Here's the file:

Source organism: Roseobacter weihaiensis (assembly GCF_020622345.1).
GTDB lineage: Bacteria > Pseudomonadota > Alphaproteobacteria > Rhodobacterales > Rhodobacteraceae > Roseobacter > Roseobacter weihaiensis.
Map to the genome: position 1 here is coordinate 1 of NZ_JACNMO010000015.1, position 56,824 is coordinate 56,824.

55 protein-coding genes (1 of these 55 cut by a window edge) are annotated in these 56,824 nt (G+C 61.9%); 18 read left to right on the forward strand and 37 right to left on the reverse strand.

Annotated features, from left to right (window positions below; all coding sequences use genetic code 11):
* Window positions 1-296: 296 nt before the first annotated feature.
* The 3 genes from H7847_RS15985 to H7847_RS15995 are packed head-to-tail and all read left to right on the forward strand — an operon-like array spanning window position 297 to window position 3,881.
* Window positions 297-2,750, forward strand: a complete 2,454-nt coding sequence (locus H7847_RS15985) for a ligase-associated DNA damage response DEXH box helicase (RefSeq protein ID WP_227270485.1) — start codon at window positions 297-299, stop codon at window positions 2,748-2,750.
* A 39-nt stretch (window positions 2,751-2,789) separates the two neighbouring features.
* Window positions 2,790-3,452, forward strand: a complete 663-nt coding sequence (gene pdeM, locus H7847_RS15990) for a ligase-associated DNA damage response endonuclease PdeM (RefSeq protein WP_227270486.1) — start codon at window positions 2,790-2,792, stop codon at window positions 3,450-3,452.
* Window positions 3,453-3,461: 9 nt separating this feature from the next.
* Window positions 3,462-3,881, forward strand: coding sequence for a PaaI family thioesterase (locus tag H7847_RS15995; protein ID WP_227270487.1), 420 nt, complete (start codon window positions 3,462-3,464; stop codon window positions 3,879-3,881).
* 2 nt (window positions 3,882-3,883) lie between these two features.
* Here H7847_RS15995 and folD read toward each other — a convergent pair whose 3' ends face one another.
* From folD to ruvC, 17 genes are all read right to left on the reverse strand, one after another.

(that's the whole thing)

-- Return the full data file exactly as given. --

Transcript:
Source organism: Roseobacter weihaiensis (assembly GCF_020622345.1).
GTDB lineage: Bacteria > Pseudomonadota > Alphaproteobacteria > Rhodobacterales > Rhodobacteraceae > Roseobacter > Roseobacter weihaiensis.
Map to the genome: position 1 here is coordinate 1 of NZ_JACNMO010000015.1, position 56,824 is coordinate 56,824.

55 protein-coding genes (1 of these 55 cut by a window edge) are annotated in these 56,824 nt (G+C 61.9%); 18 read left to right on the forward strand and 37 right to left on the reverse strand.

Annotated features, from left to right (window positions below; all coding sequences use genetic code 11):
* Window positions 1-296: 296 nt before the first annotated feature.
* The 3 genes from H7847_RS15985 to H7847_RS15995 are packed head-to-tail and all read left to right on the forward strand — an operon-like array spanning window position 297 to window position 3,881.
* Window positions 297-2,750, forward strand: a complete 2,454-nt coding sequence (locus H7847_RS15985) for a ligase-associated DNA damage response DEXH box helicase (RefSeq protein ID WP_227270485.1) — start codon at window positions 297-299, stop codon at window positions 2,748-2,750.
* A 39-nt stretch (window positions 2,751-2,789) separates the two neighbouring features.
* Window positions 2,790-3,452, forward strand: a complete 663-nt coding sequence (gene pdeM, locus H7847_RS15990) for a ligase-associated DNA damage response endonuclease PdeM (RefSeq protein WP_227270486.1) — start codon at window positions 2,790-2,792, stop codon at window positions 3,450-3,452.
* Window positions 3,453-3,461: 9 nt separating this feature from the next.
* Window positions 3,462-3,881, forward strand: coding sequence for a PaaI family thioesterase (locus tag H7847_RS15995; protein ID WP_227270487.1), 420 nt, complete (start codon window positions 3,462-3,464; stop codon window positions 3,879-3,881).
* 2 nt (window positions 3,882-3,883) lie between these two features.
* Here H7847_RS15995 and folD read toward each other — a convergent pair whose 3' ends face one another.
* From folD to ruvC, 17 genes are all read right to left on the reverse strand, one after another.